The book’s excellent photos do much more than illustrate his themes, they give it another cultural dimension, as a brilliant artefact itself. It was published in conjunction with a BBC 4 Radio program and 2014 exhibition at the British museum. 

As you can see, I was mightily impressed by this brief history of Germany. Apparently it’s also been translated into German and become a trending best-seller there! Finally, I also agree with Antony Beevor: ‘Anyone who wants to understand Germany should read this’.   

bruchhausen

Vale Miss Breville!

Today is sad, as my humble and loyal hairdresser has passed away. She had trimmed my golden locks every coupla weeks for the last eighteen years, without stress or fuss. No appointment at her salon, just walk right in and take a seat. And no annoying prattle about the weather, shopping trends or her late husbands…..just the sound of her motor!

Yes, Ms Breville (Maxum model) was purchased in the year 2000 A.D., probably from a purveyor of household-electricals, B Lee or H Norman – the memory has faded and the receipt is long gone. Ms B was a basic hair clipper with cutting attachments, comb and scissors, all neatly packed in her zip bag, and wire & plug (no batteries).

She had just completed my usual no.1 cut, tidying up scruffy body hair, when she gave a few short coughs (and stop/starts), which had never happened before. So I took off the cutting blades, cleaned her head and switched her back on, but she coughed again and then stopped (accompanied by a burning smell). For good, meaning eternally – she had passed on, karked it.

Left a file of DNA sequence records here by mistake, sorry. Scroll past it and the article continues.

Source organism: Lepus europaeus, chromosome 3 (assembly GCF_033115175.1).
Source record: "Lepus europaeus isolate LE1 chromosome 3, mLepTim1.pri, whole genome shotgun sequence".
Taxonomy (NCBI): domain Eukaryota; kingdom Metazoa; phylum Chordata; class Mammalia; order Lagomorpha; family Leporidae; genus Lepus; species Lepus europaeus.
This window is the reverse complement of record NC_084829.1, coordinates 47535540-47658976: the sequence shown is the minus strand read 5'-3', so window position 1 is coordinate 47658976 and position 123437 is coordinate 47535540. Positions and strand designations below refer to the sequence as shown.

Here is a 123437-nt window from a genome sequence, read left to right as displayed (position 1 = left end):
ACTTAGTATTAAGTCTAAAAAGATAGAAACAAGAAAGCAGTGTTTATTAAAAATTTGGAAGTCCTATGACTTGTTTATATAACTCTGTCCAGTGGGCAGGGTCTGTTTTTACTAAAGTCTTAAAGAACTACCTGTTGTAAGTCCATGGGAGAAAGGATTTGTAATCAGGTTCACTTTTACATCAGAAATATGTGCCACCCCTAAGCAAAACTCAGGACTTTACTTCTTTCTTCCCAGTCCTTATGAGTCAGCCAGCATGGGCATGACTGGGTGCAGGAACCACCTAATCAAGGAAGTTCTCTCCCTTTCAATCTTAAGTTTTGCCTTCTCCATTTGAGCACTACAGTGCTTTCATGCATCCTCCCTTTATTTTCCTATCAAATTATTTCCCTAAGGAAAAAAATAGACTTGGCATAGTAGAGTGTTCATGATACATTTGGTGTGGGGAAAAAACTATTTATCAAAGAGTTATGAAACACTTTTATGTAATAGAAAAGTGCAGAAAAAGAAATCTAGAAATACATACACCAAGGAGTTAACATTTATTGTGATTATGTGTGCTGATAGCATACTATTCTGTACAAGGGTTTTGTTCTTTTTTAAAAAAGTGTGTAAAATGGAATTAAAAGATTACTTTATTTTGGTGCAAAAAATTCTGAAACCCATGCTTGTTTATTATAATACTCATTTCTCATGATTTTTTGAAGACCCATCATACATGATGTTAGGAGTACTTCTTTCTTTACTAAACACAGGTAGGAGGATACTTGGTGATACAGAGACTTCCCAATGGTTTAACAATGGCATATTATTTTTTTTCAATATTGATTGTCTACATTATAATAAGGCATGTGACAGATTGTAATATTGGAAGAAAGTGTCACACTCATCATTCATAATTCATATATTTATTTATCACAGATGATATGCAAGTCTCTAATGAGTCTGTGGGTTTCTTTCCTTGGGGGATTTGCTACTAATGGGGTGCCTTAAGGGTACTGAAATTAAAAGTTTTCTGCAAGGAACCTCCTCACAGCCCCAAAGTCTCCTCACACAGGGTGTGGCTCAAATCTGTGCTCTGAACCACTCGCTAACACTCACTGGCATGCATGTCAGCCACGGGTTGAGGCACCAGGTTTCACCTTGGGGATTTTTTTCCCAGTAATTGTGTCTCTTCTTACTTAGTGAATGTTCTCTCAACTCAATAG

Just as modestly as she had taken care of my hirsute noggin all these years, without complaint, she had finished her last assignment to the last hair before taking her last breath! What an inspiration, a lifetime of selfless service, of truly Anzackian dimensions. 

Although of agnostic persuasion Ms B’s spirit will no doubt be recycled as her body is laid to rest on council E-waste day coming up soon.

Vale Ms B, dear Maxum, old friend, may your recycled bits be of service to another lucky human bean in your reincarnated new life. Bless you!

IMG_0936

Coping with Tim

Tim Cope is an Australian adventurer who made a remarkable solo trip by horseback from Mongolia to Hungary over a three year period from 2004. His book ‘On the Trail of Genghis Khan: An Epic Journey Through the Land of the Nomads’ is a fascinating record and tale of high adventure, replete with maps and photographs.

Cope’s story of survival on the remote fringes of the Eurasian Steppes and ex-Soviet Union, with his loyal horses and dogs, is well told. They suffer extreme temperatures, dry marginal landscapes and encounters with rough locals. And are welcomed and embraced by traditional hospitality, which saves his life often.

The expedition is truncated by Tim’s return to Australia and elsewhere for various reasons, and we share his life story over those years, with some romantic interludes and companions.

I found it all engrossing, and closely followed the expedition’s detailed movements over the maps provided. His insights into the histories of those frontier territories, and the thread of nomad traditions that runs for thousands of kilometres, is fascinating. A great read!

Mongolian steppe

%d bloggers like this: